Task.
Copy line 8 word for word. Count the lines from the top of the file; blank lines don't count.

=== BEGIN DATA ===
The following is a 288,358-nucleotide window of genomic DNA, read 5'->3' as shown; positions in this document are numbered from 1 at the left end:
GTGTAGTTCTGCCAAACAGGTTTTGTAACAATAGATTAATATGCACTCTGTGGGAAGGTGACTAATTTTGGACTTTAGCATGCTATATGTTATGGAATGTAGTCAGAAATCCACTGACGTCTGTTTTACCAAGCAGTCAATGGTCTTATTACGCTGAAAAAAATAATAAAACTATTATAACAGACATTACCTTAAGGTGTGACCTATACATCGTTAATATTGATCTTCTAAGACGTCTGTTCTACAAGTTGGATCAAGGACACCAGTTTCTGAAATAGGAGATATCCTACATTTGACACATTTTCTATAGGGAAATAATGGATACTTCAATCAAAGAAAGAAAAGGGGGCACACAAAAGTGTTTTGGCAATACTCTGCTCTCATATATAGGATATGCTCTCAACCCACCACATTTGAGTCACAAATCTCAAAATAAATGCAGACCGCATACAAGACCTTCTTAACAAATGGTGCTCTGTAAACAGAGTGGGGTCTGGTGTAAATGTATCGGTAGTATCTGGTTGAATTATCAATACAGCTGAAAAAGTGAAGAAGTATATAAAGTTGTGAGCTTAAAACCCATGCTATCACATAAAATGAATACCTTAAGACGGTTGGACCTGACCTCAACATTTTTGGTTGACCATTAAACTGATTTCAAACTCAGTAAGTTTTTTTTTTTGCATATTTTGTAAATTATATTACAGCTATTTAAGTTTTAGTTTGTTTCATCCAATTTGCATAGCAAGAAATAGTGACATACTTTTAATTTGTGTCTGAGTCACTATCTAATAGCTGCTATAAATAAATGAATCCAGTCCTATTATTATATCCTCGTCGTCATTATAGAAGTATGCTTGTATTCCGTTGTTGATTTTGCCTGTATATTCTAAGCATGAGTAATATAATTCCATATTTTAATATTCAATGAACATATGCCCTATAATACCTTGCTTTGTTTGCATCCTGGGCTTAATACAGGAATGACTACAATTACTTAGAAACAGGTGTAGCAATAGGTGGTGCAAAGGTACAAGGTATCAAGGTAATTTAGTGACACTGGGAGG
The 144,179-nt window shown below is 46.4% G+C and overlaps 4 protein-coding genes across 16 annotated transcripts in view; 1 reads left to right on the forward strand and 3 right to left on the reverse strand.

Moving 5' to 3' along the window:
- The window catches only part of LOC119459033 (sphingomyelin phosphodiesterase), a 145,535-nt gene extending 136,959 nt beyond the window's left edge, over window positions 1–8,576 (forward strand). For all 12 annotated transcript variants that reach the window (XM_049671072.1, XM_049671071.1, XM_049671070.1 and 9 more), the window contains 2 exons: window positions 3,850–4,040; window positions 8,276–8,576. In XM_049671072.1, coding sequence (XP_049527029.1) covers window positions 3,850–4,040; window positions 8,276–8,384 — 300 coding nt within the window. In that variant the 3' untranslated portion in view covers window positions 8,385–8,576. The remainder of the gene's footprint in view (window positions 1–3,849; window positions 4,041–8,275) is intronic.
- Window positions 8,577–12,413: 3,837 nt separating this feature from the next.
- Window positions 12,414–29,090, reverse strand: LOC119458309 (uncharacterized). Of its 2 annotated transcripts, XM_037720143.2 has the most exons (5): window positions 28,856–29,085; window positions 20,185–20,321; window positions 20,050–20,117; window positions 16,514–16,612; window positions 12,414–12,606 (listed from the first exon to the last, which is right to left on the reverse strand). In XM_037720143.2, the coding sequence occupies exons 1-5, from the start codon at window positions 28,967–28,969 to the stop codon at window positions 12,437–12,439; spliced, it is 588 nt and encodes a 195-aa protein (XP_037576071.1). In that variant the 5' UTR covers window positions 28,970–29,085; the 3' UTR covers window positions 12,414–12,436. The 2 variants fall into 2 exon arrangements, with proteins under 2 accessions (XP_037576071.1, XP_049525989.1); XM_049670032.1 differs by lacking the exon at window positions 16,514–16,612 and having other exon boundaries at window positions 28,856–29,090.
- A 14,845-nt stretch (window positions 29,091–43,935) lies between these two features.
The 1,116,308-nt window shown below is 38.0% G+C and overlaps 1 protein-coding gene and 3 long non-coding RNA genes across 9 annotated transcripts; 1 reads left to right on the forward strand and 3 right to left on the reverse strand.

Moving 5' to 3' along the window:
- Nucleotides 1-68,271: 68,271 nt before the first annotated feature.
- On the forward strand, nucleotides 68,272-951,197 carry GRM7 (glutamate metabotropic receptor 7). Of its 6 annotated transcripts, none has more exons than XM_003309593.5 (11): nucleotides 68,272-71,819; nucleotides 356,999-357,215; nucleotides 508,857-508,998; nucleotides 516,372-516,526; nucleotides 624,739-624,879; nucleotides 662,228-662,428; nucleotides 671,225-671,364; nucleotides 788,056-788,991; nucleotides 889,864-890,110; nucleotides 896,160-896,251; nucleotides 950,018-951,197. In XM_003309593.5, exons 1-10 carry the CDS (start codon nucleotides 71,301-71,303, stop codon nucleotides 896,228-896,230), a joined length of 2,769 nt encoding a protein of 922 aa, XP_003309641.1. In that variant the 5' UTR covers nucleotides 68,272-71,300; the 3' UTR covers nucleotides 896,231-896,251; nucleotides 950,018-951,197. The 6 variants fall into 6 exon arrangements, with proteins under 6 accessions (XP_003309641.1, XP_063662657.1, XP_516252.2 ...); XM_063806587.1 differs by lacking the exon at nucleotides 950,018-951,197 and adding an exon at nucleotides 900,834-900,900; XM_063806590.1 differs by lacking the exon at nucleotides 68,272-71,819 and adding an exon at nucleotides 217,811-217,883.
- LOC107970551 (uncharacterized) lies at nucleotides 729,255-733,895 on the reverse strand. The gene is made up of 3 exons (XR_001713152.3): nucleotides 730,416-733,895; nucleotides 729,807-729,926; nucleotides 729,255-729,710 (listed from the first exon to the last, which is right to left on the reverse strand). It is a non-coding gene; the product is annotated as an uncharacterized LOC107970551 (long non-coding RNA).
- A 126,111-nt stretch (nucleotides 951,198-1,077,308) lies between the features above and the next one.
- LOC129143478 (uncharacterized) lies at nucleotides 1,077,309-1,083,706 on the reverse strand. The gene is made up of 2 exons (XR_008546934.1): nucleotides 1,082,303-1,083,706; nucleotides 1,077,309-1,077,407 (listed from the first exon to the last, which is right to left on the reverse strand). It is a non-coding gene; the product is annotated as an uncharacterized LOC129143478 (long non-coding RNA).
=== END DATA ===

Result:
- A 14,845-nt stretch (window positions 29,091–43,935) lies between these two features.